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From Emmanuel L├ęcharny <elecha...@gmail.com>
Subject [Index] SubLevel removal
Date Thu, 12 Apr 2012 13:01:45 GMT
Hi guys,
I'm currently working on the SubLevelIndex removal. This is slightly 
more complex than the OneLevel  index, and there are some choice to be 
made in this area.

Basically, the idea is that we will first search the entry which is the 
parent, then start fetching all the descendant from this point.

Considering we have such a tree :

cn=A
   cn=B
   cn=C
     cn=D
       cn=G
     cn=E
   cn=F
     cn=H

then a search for entries using a SUBTREE scope and a base DN 'cn=C, 
cn=A' will return the following set of entries (the filter is 
objectClass=*, to keep it simple) :
{
   cn=C,cn=A
   cn=D,cn=C,cn=A
   cn=G,cn=D,cn=C,cn=A
   cn=E,cn=C,cn=A
}

Note that the same search with a ONE scope would return cn=D,cn=C,cn=A 
and cn=E,cn=C,cn=A, excluding the cn=C,cn=A entry, which is the base for 
this search).

Now, we have two ways to get those entries :
- depth-first traversal. We fetch every entry, and if it has some 
children, then we go down one level, and so on recursively, until we 
have exhausted all the descendant. The consequence is that the entries 
will be returned in this order :

   cn=C,cn=A
   cn=D,cn=C,cn=A
   cn=G,cn=D,cn=C,cn=A
   cn=E,cn=C,cn=A

- Breadth-first traversal. This time, we exhaust all the children for 
the current level, and then we go down one level, read all the entries,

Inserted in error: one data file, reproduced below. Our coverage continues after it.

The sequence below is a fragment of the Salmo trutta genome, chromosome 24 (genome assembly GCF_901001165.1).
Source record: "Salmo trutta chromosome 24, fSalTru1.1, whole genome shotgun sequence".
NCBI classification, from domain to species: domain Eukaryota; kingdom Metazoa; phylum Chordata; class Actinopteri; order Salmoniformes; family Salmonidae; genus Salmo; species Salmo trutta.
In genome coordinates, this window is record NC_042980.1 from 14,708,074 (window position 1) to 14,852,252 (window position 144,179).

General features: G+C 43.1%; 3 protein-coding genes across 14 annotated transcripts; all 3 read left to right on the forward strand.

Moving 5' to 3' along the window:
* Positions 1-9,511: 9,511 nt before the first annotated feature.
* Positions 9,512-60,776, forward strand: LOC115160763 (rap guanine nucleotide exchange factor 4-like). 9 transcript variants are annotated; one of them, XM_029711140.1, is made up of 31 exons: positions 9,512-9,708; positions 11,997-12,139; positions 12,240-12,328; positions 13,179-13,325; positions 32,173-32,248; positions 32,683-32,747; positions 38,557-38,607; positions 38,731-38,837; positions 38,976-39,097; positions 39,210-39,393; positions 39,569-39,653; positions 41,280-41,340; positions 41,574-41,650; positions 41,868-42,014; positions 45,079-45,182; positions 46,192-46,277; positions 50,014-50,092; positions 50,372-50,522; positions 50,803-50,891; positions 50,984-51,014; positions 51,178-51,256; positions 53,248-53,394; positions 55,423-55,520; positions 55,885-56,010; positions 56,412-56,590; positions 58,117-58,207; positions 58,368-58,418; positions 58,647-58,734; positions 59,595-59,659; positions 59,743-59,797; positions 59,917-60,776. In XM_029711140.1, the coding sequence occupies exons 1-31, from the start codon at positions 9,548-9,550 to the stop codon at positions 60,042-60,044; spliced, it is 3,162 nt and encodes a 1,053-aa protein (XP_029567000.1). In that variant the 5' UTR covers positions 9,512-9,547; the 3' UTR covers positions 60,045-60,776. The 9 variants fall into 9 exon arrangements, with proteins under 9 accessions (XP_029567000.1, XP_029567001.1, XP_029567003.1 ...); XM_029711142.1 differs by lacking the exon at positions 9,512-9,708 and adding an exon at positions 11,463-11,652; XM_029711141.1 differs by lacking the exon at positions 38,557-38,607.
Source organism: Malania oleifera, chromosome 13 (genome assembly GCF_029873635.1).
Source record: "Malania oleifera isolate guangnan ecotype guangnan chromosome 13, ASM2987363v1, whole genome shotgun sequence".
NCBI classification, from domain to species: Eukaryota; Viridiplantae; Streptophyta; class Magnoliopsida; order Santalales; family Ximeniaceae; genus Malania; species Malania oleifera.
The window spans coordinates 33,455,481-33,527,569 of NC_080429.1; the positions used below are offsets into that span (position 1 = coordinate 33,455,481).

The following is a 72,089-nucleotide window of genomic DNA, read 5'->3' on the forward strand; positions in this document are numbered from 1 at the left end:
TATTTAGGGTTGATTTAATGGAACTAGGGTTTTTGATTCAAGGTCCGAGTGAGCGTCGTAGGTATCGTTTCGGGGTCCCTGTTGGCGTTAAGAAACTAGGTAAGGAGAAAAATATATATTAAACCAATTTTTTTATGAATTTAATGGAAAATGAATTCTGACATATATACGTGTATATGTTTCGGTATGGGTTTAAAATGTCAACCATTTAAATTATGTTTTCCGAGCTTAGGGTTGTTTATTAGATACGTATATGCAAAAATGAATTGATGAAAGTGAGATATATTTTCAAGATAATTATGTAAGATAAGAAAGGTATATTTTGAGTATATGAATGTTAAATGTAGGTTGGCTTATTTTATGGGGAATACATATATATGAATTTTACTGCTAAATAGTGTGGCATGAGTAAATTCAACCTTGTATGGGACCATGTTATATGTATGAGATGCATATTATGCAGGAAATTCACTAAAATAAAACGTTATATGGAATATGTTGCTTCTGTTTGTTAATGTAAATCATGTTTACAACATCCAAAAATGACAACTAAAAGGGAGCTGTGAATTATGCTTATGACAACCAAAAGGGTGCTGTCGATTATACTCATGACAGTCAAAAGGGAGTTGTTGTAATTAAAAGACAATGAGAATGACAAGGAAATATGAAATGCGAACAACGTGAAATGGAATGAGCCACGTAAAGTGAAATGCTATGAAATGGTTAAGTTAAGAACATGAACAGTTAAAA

etc. We never go down one level if all the entries at the same level 
have not been processed. The entries will be returned in this order :

   cn=C,cn=A
   cn=D,cn=C,cn=A
   cn=E,cn=C,cn=A
   cn=G,cn=D,cn=C,cn=A

The problem with the breadth-first approach is that it puts way more 
pressure on the memory, as we have to keep in memory all the entries 
that have children. With the depth-first approach, we just proceed with 
a new cursor when we have at least one children, so we will have as many 
cursors in memory as the tree's depth (so if we have a 10 levels tree, 
we will keep 10 cursors max). OTOH, the order might be a bit strange 
(even if there is no guarantee whatsoever that the server will return 
the entry in any given order).

IMO, the depth-first approach is the one which offers the best balance 
between performance and memory consumption. Also the return order is not 
that critical assuming that we have implemented the Sort control (which 
is not yet part of our implementation).

Any better idea, or any comments ?

Thanks !

-- 
Regards,
Cordialement,
Emmanuel L├ęcharny
www.iktek.com


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